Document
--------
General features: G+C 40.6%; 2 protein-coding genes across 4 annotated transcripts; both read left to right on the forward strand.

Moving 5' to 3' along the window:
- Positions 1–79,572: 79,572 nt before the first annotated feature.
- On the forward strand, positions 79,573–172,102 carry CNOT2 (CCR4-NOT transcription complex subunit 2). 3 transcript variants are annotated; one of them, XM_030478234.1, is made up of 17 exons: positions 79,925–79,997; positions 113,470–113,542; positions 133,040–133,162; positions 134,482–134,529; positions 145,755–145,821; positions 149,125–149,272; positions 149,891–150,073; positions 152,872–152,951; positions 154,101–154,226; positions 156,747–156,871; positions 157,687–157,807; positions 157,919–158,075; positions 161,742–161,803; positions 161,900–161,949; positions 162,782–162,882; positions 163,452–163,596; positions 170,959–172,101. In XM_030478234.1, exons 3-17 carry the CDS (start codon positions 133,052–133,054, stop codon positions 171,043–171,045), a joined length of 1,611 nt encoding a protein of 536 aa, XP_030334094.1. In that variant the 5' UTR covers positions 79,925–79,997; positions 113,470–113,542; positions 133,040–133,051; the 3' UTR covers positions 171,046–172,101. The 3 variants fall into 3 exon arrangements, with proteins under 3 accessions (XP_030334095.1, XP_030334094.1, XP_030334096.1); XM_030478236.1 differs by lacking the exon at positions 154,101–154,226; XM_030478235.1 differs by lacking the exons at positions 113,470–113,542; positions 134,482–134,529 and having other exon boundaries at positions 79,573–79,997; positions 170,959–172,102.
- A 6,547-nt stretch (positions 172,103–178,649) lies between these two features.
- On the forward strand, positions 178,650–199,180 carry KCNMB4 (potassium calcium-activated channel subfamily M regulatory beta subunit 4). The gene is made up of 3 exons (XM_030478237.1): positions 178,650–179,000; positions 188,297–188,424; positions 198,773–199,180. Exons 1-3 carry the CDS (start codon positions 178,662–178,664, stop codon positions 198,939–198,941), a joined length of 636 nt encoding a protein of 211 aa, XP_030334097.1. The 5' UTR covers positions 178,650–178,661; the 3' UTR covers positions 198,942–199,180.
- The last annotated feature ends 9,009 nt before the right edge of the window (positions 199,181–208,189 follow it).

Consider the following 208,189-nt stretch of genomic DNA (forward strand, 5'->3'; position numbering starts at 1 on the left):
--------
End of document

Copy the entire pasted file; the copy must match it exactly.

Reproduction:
General features: G+C 40.6%; 2 protein-coding genes across 4 annotated transcripts; both read left to right on the forward strand.

Moving 5' to 3' along the window:
- Positions 1–79,572: 79,572 nt before the first annotated feature.
- On the forward strand, positions 79,573–172,102 carry CNOT2 (CCR4-NOT transcription complex subunit 2). 3 transcript variants are annotated; one of them, XM_030478234.1, is made up of 17 exons: positions 79,925–79,997; positions 113,470–113,542; positions 133,040–133,162; positions 134,482–134,529; positions 145,755–145,821; positions 149,125–149,272; positions 149,891–150,073; positions 152,872–152,951; positions 154,101–154,226; positions 156,747–156,871; positions 157,687–157,807; positions 157,919–158,075; positions 161,742–161,803; positions 161,900–161,949; positions 162,782–162,882; positions 163,452–163,596; positions 170,959–172,101. In XM_030478234.1, exons 3-17 carry the CDS (start codon positions 133,052–133,054, stop codon positions 171,043–171,045), a joined length of 1,611 nt encoding a protein of 536 aa, XP_030334094.1. In that variant the 5' UTR covers positions 79,925–79,997; positions 113,470–113,542; positions 133,040–133,051; the 3' UTR covers positions 171,046–172,101. The 3 variants fall into 3 exon arrangements, with proteins under 3 accessions (XP_030334095.1, XP_030334094.1, XP_030334096.1); XM_030478236.1 differs by lacking the exon at positions 154,101–154,226; XM_030478235.1 differs by lacking the exons at positions 113,470–113,542; positions 134,482–134,529 and having other exon boundaries at positions 79,573–79,997; positions 170,959–172,102.
- A 6,547-nt stretch (positions 172,103–178,649) lies between these two features.
- On the forward strand, positions 178,650–199,180 carry KCNMB4 (potassium calcium-activated channel subfamily M regulatory beta subunit 4). The gene is made up of 3 exons (XM_030478237.1): positions 178,650–179,000; positions 188,297–188,424; positions 198,773–199,180. Exons 1-3 carry the CDS (start codon positions 178,662–178,664, stop codon positions 198,939–198,941), a joined length of 636 nt encoding a protein of 211 aa, XP_030334097.1. The 5' UTR covers positions 178,650–178,661; the 3' UTR covers positions 198,942–199,180.
- The last annotated feature ends 9,009 nt before the right edge of the window (positions 199,181–208,189 follow it).

Consider the following 208,189-nt stretch of genomic DNA (forward strand, 5'->3'; position numbering starts at 1 on the left):